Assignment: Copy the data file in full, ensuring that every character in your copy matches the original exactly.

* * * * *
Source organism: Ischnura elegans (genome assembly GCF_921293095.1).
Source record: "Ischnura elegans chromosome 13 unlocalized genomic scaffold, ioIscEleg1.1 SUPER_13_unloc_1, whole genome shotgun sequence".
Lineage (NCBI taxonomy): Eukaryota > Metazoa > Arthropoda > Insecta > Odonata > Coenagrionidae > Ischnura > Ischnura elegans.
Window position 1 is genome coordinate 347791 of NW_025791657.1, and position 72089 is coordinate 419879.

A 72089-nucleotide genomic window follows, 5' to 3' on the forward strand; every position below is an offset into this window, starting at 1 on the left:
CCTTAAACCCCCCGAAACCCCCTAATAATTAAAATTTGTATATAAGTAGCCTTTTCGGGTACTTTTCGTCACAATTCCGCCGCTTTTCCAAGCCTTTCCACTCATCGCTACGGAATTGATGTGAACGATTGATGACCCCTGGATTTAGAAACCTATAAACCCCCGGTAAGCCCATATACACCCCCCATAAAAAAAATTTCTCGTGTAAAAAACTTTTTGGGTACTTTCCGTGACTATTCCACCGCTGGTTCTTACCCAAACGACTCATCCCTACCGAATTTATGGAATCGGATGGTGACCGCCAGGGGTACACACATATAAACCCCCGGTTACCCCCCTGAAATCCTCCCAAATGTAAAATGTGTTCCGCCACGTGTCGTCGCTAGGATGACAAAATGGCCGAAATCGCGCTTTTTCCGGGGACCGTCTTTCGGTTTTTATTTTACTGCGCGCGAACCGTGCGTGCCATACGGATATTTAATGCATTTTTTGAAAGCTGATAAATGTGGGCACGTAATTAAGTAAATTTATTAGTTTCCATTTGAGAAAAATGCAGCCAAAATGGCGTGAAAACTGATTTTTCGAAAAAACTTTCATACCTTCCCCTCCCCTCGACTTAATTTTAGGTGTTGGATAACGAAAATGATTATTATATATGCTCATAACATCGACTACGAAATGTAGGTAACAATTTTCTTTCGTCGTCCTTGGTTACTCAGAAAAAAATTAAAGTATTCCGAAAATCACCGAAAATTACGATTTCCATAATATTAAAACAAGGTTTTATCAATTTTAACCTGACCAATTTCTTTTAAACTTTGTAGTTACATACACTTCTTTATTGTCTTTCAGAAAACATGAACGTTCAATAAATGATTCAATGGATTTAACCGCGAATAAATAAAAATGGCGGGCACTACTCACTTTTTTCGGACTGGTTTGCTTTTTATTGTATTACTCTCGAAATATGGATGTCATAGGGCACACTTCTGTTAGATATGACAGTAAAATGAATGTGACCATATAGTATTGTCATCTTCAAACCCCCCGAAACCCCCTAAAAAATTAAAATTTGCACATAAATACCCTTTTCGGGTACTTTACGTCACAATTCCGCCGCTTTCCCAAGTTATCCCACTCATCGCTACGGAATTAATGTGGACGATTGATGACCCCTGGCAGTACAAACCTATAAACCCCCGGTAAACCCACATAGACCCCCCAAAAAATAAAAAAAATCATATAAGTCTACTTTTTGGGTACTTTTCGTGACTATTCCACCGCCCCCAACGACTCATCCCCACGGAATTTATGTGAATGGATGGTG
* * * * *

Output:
Source organism: Ischnura elegans (genome assembly GCF_921293095.1).
Source record: "Ischnura elegans chromosome 13 unlocalized genomic scaffold, ioIscEleg1.1 SUPER_13_unloc_1, whole genome shotgun sequence".
Lineage (NCBI taxonomy): Eukaryota > Metazoa > Arthropoda > Insecta > Odonata > Coenagrionidae > Ischnura > Ischnura elegans.
Window position 1 is genome coordinate 347791 of NW_025791657.1, and position 72089 is coordinate 419879.

A 72089-nucleotide genomic window follows, 5' to 3' on the forward strand; every position below is an offset into this window, starting at 1 on the left:
CCTTAAACCCCCCGAAACCCCCTAATAATTAAAATTTGTATATAAGTAGCCTTTTCGGGTACTTTTCGTCACAATTCCGCCGCTTTTCCAAGCCTTTCCACTCATCGCTACGGAATTGATGTGAACGATTGATGACCCCTGGATTTAGAAACCTATAAACCCCCGGTAAGCCCATATACACCCCCCATAAAAAAAATTTCTCGTGTAAAAAACTTTTTGGGTACTTTCCGTGACTATTCCACCGCTGGTTCTTACCCAAACGACTCATCCCTACCGAATTTATGGAATCGGATGGTGACCGCCAGGGGTACACACATATAAACCCCCGGTTACCCCCCTGAAATCCTCCCAAATGTAAAATGTGTTCCGCCACGTGTCGTCGCTAGGATGACAAAATGGCCGAAATCGCGCTTTTTCCGGGGACCGTCTTTCGGTTTTTATTTTACTGCGCGCGAACCGTGCGTGCCATACGGATATTTAATGCATTTTTTGAAAGCTGATAAATGTGGGCACGTAATTAAGTAAATTTATTAGTTTCCATTTGAGAAAAATGCAGCCAAAATGGCGTGAAAACTGATTTTTCGAAAAAACTTTCATACCTTCCCCTCCCCTCGACTTAATTTTAGGTGTTGGATAACGAAAATGATTATTATATATGCTCATAACATCGACTACGAAATGTAGGTAACAATTTTCTTTCGTCGTCCTTGGTTACTCAGAAAAAAATTAAAGTATTCCGAAAATCACCGAAAATTACGATTTCCATAATATTAAAACAAGGTTTTATCAATTTTAACCTGACCAATTTCTTTTAAACTTTGTAGTTACATACACTTCTTTATTGTCTTTCAGAAAACATGAACGTTCAATAAATGATTCAATGGATTTAACCGCGAATAAATAAAAATGGCGGGCACTACTCACTTTTTTCGGACTGGTTTGCTTTTTATTGTATTACTCTCGAAATATGGATGTCATAGGGCACACTTCTGTTAGATATGACAGTAAAATGAATGTGACCATATAGTATTGTCATCTTCAAACCCCCCGAAACCCCCTAAAAAATTAAAATTTGCACATAAATACCCTTTTCGGGTACTTTACGTCACAATTCCGCCGCTTTCCCAAGTTATCCCACTCATCGCTACGGAATTAATGTGGACGATTGATGACCCCTGGCAGTACAAACCTATAAACCCCCGGTAAACCCACATAGACCCCCCAAAAAATAAAAAAAATCATATAAGTCTACTTTTTGGGTACTTTTCGTGACTATTCCACCGCCCCCAACGACTCATCCCCACGGAATTTATGTGAATGGATGGTG